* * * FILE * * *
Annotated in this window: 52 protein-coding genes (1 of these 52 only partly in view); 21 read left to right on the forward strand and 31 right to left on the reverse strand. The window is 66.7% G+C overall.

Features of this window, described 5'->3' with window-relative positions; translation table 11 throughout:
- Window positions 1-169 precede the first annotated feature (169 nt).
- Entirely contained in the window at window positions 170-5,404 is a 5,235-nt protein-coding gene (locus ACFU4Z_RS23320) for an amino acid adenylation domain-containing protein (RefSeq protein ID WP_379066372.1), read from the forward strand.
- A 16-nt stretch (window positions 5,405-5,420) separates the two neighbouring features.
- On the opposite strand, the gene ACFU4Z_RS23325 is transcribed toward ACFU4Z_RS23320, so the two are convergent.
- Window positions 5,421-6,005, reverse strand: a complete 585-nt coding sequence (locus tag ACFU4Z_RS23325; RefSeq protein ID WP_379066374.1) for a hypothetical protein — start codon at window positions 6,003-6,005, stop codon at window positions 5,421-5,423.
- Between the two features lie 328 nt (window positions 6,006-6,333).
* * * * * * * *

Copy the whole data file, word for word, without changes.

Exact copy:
Annotated in this window: 52 protein-coding genes (1 of these 52 only partly in view); 21 read left to right on the forward strand and 31 right to left on the reverse strand. The window is 66.7% G+C overall.

Features of this window, described 5'->3' with window-relative positions; translation table 11 throughout:
- Window positions 1-169 precede the first annotated feature (169 nt).
- Entirely contained in the window at window positions 170-5,404 is a 5,235-nt protein-coding gene (locus ACFU4Z_RS23320) for an amino acid adenylation domain-containing protein (RefSeq protein ID WP_379066372.1), read from the forward strand.
- A 16-nt stretch (window positions 5,405-5,420) separates the two neighbouring features.
- On the opposite strand, the gene ACFU4Z_RS23325 is transcribed toward ACFU4Z_RS23320, so the two are convergent.
- Window positions 5,421-6,005, reverse strand: a complete 585-nt coding sequence (locus tag ACFU4Z_RS23325; RefSeq protein ID WP_379066374.1) for a hypothetical protein — start codon at window positions 6,003-6,005, stop codon at window positions 5,421-5,423.
- Between the two features lie 328 nt (window positions 6,006-6,333).